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I want to randomly shuffle the values for one single column of a table based on a groupby. E.g., I have two columns A and B. Now, I want to randomly shuffle column B based on a groupby on A.

For an example, suppose that there are three distinct values in A. Now for each distinct value of A, I want to shuffle the values in B, but just with values having the same A.

Example input:

A       B       C          
-------------------
1       1       x   
1       3       a
2       4       c
3       6       d
1       2       a
3       5       v

Example output:

A       B       C         
------------------
1       3       x   
1       2       a
2       4       c
3       6       d
1       1       a
3       5       v

In this case, for A=1 the values for B got shuffled. The same happened for A=2, but as there is only one row it stayed like it was. For A=3 by chance the values for B also stayed like they were. The values for column C stay as they are.

Maybe this can be solved by using window functions, but I am unsure how exactly.

As a side note: This should be achieved in Google's BigQuery.

  • Probably you just want to order by random – Rahul Sep 21 '15 at 18:18
  • The problem is that it should be a shuffle, so a sampling without replacement. The random ordering would be random for each iteration though; or am I wrong here? – fsociety Sep 21 '15 at 18:24
  • I forgot to mention that I am using Google's BigQuery. As I operate on a lot of data and do some direct follow-up queries on the shuffled data, I want to directly do it in the db. – fsociety Sep 21 '15 at 18:38
  • So, which is it? Oracle or Google BigQuery? You have both tags, and your title says Oracle. – sstan Sep 21 '15 at 19:09
  • 1
    I've never heard of Google BigQuery having Oracle-based syntax. It is based on SQL though. – sstan Sep 21 '15 at 19:19
2

Is this what you're after ? (you tagged with both Mysql and Oracle .. so I answer here using Oracle) [edit] corrected based on confirmed logic [/edit]

  with w_data as (
        select 1 a, 1 b from dual union all
        select 1 a, 3 b from dual union all
        select 2 a, 4 b from dual union all
        select 3 a, 6 b from dual union all
        select 1 a, 2 b from dual union all
        select 3 a, 5 b from dual
     ),
     w_suba as (
        select a, row_number() over (partition by a order by dbms_random.value) aid
          from w_data
        ),
     w_subb as (
        select a, b, row_number() over (partition by a order by dbms_random.value) bid
          from w_data
        )
  select sa.a, sb.b
    from w_suba  sa,
         w_subb  sb
   where sa.aid = sb.bid
     and sa.a = sb.a
  /


           A          B
  ---------- ----------
           1          3
           1          1
           1          2
           2          4
           3          6
           3          5

  6 rows selected.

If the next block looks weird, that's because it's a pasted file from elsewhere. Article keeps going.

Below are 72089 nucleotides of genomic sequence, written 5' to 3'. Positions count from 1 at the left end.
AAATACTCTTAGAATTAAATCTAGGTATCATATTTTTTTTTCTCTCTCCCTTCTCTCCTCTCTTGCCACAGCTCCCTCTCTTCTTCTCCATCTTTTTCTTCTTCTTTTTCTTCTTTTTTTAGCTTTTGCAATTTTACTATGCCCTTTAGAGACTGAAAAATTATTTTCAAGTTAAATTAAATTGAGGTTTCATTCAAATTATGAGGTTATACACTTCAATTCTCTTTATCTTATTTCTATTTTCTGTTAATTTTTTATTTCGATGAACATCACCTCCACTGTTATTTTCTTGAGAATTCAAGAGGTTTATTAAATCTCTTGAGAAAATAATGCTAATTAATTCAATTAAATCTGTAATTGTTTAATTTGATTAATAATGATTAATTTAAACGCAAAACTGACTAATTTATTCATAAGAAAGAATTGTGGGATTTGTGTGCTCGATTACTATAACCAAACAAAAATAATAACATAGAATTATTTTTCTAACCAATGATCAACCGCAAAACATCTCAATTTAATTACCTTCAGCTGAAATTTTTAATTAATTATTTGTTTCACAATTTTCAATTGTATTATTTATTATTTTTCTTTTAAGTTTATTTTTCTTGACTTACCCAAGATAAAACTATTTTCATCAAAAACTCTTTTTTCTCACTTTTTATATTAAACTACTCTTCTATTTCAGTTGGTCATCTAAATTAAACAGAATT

SQL> /

           A          B
  ---------- ----------
           1          3
           1          1
           1          2
           2          4
           3          5
           3          6

  6 rows selected.

  SQL>

Logic breakdown:

1) w_data is just your sample data set ...

2) randomize column a (not really needed, you could just rownum this, and let b randomize ... but I do so love (over)using dbms_random :) heh )

3) randomize column b - (using partition by analytic creates "groups" .. order by random radomizes the items within each group)

4) join them ... using both the group (a) and the randomized id to find a random item within each group.

by doing the randomize this way you can ensure that you get the same # .. ie you start with one "3" .. you end with one "3" .. etc.

  • 1
    The values should only be shuffled for a single column based on a groupby. In your results the values of B are shuffled across groups. – fsociety Sep 21 '15 at 18:44
  • oh ok .. let me tweak that ;) – Ditto Sep 21 '15 at 18:48
  • Added a bit more explanation as well - hope it works better now ? ;) – Ditto Sep 21 '15 at 18:53
  • Okay thanks for the tweak. Unfortunately, dbms_random.value does not work in Google's BigQuery in which I operate (I edited my original post mentioning that). Your solution seems correct though. I hope someone else has another idea. – fsociety Sep 21 '15 at 18:55
  • Yeah saw your update :) not familiar with Google's BigQuery, so see what else might work in it's place ? sorry can't help outside of Oracle ;) – Ditto Sep 21 '15 at 18:57
1

I feel below should work in BigQuery

SELECT
 x.A as A, x.B as Old_B, x.c as C, y.B as New_B
FROM (
  SELECT A, B, C, 
  ROW_NUMBER() OVER(PARTITION BY A ORDER BY B, C) as pos
  FROM [your_table]
) as x
JOIN (
  SELECT 
    A, B, ROW_NUMBER() OVER(PARTITION BY A ORDER BY rnd) as pos
  FROM (
      SELECT A, B, RAND() as rnd
      FROM [your_table]
  )
) as y
ON x.A = y.A AND x.pos = y.pos

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